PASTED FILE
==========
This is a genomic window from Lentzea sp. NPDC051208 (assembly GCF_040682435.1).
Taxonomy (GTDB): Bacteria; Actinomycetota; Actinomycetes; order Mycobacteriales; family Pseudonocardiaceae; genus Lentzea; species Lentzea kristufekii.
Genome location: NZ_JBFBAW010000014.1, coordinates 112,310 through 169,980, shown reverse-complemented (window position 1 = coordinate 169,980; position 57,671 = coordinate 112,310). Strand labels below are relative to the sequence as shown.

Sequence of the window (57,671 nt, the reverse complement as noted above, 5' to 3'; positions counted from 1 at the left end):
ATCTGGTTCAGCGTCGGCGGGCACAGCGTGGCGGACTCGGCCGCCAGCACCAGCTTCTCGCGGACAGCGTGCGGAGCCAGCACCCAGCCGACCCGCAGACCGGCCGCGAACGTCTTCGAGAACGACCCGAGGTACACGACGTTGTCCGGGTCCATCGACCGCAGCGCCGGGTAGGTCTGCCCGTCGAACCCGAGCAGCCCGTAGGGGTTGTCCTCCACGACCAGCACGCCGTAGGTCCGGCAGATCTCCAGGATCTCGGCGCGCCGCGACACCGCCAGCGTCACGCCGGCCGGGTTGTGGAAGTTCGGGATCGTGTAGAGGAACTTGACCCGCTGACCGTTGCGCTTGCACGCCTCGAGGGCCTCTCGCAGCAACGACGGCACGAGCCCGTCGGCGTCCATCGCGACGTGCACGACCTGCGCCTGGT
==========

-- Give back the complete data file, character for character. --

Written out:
This is a genomic window from Lentzea sp. NPDC051208 (assembly GCF_040682435.1).
Taxonomy (GTDB): Bacteria; Actinomycetota; Actinomycetes; order Mycobacteriales; family Pseudonocardiaceae; genus Lentzea; species Lentzea kristufekii.
Genome location: NZ_JBFBAW010000014.1, coordinates 112,310 through 169,980, shown reverse-complemented (window position 1 = coordinate 169,980; position 57,671 = coordinate 112,310). Strand labels below are relative to the sequence as shown.

Sequence of the window (57,671 nt, the reverse complement as noted above, 5' to 3'; positions counted from 1 at the left end):
ATCTGGTTCAGCGTCGGCGGGCACAGCGTGGCGGACTCGGCCGCCAGCACCAGCTTCTCGCGGACAGCGTGCGGAGCCAGCACCCAGCCGACCCGCAGACCGGCCGCGAACGTCTTCGAGAACGACCCGAGGTACACGACGTTGTCCGGGTCCATCGACCGCAGCGCCGGGTAGGTCTGCCCGTCGAACCCGAGCAGCCCGTAGGGGTTGTCCTCCACGACCAGCACGCCGTAGGTCCGGCAGATCTCCAGGATCTCGGCGCGCCGCGACACCGCCAGCGTCACGCCGGCCGGGTTGTGGAAGTTCGGGATCGTGTAGAGGAACTTGACCCGCTGACCGTTGCGCTTGCACGCCTCGAGGGCCTCTCGCAGCAACGACGGCACGAGCCCGTCGGCGTCCATCGCGACGTGCACGACCTGCGCCTGGT